India’s heatwave threatens residents and a crucial wheat crop

PARIS – A record heatwave in India exposing hundreds of millions of people to dangerous temperatures is damaging the country’s wheat crop, which experts say could hit countries seeking to offset imports of the staple from conflict-torn Ukraine.

As some states in India’s northern and central breadbasket regions see forecasts with highs of 120 degrees Fahrenheit this week, observers fear a range of lasting impacts, both local and international, from the heat wave.

Indian Prime Minister Narendra Modi told US President Joe Biden earlier this month that India could step in to make up the shortfall created by Russia’s invasion of Ukraine. The two countries account for almost a third of all global wheat exports, and the Food and Agriculture Organization of the United Nations has warned that the conflict could leave between 8 and 13 million more people undernourished by next year.

India’s wheat exports reached 8.7 million tonnes in the fiscal year ending in March, with the government forecasting record production levels – some 122 million tonnes – in 2022.

But the country has just suffered its hottest March since records began, according to India’s Meteorological Department, and the heat wave is extending well into harvest time.

The heatwave is hitting India’s major wheat growing regions particularly hard, with temperatures this week expected to reach 112 F in Lucknow, Uttar Pradesh; 120 F in Chandigarh, Punjab; and 109 F in Bhopal, Madhya Pradesh.

Devendra Singh Chauhan, a farmer from Etawah district in Uttar Pradesh, told NBC News that his wheat harvest was down 60% from normal harvests.

“In March, when the ideal temperature was supposed to rise gradually, we saw it suddenly go from 32°C to 40°C [90 F to 104 F]“, he said in a text message. “If such unreasonable weather conditions continue year after year, farmers will suffer greatly.”

Harjeet Singh, senior adviser at Climate Action Network International, said the heat wave would have a “horrible” short- and long-term impact on people in India and elsewhere.

“[Wheat] prices will go up, and if you look at what is happening in Ukraine, with many countries relying on Indian wheat to compensate, the impact will be felt far beyond India,” Singh said.

Harish Damodaran, senior researcher at the Delhi-based Center for Policy Research, said regions that planted earlier tended to escape the worst impacts on their crops. In other regions, however, warm temperatures hit during wheat’s crucial “grain filling” phase, which is essential for producing high yields.

“Temperatures just went up,” he said. “It was like an electric shock, and so we’re talking about yields more or less everywhere down 15-20%.”

“I don’t know if India will be able to meet export demand as it will create domestic supply issues as wheat prices increase,” Damodaran added. “India cannot replace Russia and Ukraine in its wheat exports, mainly because of this heat shock.”

Monika Tothova, an economist at the Food and Agriculture Organization of the United Nations, was more measured. She said that although the heat wave would likely cause “localized crop losses… a significant impact on the global market is not implied.”

She said India still had good wheat stocks and might be able “at least in part” to cover some supply shortfalls due to the situation in Ukraine.

Scientists have also expressed concern over the human cost of India’s extreme heat wave.

In a bombshell February report, the UN’s Intergovernmental Panel on Climate Change said global warming meant that hundreds of millions of people were already or would soon be exposed to extreme heat, depending on carbon emissions.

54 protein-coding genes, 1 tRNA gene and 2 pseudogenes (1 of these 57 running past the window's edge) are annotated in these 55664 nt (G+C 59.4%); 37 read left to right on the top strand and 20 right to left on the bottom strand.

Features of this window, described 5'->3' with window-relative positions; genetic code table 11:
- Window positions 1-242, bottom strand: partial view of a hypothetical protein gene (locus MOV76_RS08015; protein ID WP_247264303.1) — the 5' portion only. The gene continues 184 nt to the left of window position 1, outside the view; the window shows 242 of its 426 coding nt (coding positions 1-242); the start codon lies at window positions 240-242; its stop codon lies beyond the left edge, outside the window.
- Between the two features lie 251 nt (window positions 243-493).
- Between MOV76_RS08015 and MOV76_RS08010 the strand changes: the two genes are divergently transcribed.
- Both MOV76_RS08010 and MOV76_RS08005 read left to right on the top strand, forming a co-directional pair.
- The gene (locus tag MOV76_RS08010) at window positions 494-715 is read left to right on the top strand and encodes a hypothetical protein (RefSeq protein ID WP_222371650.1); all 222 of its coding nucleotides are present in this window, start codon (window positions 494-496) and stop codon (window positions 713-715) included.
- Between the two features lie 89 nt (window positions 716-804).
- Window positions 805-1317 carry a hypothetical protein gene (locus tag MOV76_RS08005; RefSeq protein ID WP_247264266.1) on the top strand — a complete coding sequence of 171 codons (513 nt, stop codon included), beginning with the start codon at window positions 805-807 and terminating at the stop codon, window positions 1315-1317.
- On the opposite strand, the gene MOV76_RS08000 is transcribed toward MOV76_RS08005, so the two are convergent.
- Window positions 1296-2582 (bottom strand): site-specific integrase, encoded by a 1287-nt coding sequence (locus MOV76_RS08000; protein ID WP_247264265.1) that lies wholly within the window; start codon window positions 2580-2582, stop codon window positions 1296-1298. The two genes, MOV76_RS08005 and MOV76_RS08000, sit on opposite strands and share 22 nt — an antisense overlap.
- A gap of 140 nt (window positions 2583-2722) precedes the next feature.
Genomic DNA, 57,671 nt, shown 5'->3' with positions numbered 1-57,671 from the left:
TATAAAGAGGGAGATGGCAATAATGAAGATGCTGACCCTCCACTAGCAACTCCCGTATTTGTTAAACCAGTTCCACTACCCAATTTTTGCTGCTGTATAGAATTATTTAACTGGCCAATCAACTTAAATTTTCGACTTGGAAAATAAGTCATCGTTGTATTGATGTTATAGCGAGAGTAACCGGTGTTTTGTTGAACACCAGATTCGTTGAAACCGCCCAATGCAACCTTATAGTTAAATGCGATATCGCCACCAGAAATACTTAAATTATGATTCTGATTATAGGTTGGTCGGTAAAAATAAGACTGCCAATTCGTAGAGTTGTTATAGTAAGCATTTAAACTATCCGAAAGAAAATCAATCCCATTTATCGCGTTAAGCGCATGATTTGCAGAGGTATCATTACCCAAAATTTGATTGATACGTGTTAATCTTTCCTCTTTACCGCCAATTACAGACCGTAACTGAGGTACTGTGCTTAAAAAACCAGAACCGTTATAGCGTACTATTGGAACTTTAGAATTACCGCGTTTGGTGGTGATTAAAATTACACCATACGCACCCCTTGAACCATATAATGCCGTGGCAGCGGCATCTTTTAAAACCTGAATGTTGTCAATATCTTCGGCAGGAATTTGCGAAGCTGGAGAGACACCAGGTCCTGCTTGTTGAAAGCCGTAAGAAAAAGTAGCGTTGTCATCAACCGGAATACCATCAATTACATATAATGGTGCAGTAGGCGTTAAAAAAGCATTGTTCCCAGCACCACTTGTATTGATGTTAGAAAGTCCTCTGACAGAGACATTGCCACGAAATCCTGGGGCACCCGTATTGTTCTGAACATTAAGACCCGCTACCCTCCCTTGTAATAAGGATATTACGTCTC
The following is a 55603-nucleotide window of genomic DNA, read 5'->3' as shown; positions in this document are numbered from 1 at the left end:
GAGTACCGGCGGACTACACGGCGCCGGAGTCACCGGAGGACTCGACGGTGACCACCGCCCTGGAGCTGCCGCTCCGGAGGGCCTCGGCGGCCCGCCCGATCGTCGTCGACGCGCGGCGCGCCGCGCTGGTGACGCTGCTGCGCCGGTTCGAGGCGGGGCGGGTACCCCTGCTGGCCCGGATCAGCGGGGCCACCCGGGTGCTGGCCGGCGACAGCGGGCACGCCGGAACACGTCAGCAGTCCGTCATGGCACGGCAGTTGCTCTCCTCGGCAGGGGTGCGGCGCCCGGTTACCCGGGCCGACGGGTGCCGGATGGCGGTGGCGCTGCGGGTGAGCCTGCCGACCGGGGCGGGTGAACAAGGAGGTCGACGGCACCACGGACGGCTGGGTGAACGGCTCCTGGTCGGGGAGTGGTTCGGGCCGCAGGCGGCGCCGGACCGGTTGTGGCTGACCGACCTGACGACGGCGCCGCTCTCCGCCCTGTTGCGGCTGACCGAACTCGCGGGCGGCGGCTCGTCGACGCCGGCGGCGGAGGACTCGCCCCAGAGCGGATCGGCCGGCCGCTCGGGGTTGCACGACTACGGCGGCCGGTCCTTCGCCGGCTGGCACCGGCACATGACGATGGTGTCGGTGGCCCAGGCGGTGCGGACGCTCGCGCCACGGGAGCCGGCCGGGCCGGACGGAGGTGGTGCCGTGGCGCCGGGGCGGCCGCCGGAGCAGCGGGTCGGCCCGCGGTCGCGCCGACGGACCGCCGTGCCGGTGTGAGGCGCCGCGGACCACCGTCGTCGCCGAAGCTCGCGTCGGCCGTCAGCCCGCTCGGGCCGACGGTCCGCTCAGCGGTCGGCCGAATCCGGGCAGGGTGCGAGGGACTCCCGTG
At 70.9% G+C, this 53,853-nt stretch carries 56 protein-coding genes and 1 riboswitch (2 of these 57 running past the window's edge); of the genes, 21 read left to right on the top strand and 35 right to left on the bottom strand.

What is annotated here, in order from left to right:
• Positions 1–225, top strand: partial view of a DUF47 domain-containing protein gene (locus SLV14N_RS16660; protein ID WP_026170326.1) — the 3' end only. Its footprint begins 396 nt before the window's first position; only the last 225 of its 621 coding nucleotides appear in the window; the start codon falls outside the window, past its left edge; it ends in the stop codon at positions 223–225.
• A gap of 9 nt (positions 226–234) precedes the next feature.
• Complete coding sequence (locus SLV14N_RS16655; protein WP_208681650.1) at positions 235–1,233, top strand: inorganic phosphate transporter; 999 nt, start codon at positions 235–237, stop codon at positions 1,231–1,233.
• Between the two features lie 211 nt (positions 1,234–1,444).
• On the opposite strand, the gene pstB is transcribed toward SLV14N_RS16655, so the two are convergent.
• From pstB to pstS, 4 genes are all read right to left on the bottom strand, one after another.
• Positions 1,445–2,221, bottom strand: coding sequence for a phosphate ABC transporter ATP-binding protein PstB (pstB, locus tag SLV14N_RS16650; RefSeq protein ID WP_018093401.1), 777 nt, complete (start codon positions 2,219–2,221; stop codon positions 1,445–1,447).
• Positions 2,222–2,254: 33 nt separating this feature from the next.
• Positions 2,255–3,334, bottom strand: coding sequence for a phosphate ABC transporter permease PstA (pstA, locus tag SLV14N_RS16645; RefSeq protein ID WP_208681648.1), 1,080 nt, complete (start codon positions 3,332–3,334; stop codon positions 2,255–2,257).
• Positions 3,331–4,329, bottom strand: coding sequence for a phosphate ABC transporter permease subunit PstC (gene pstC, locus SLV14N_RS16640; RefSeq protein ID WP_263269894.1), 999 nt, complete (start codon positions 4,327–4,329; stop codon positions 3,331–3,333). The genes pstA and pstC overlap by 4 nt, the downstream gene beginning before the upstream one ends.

By 2100, he said half to three-quarters of humanity would be exposed “to periods of life-threatening climatic conditions resulting from coupled impacts of extreme heat and humidity”.

Chandni Singh, an environmental social scientist at the Indian Institute for Human Settlements, said while the heat wave may not be producing headline-grabbing deaths, the damage caused by this heat wave heat and future heat waves would nevertheless be significant.

“People living in informal settlements or those working in labor-intensive outdoor jobs are hardest hit, with few options or resources to cool their homes,” she said. .

The UN has predicted a short-term increase in temperature and humidity across the Indian subcontinent due to climate change. This means that hundreds of millions of people could face higher so-called wet bulb temperatures, where air cannot be cooled by evaporation of water and sweating alone is unable to cool a human body. .

A wet bulb temperature of 95 F is insurmountable for more than six hours, even for healthy adults resting in the shade.

“I am very concerned about the impacts this will have on informal livelihoods in cities that often occur in cramped and poorly ventilated spaces, often from people’s homes,” Singh said.

Roxy Mathew Koll, a climatologist at the Indian Institute of Tropical Meteorology and lead author of the IPCC, said more research was needed to directly link the current heat wave to climate change, “the root cause of increased heat waves. heat in the Indo-Pakistan region is global warming due to man-made carbon emissions.

He said some Indian cities had learned lessons from previous deadly heat waves, such as limiting office hours and implementing early warning systems.

But these were short-term measures that failed to cope with the increasingly frequent and extreme temperatures that will prevail in India in the near future, Koll said.

“After seeing my son walk out of school with heat stroke, we spoke to the headmaster of the school, showing him the heat wave data and forecast. They immediately reduced school hours,” he said.

“However, it’s only for one school,” Koll said. “We need such policies to work at the government and state level.”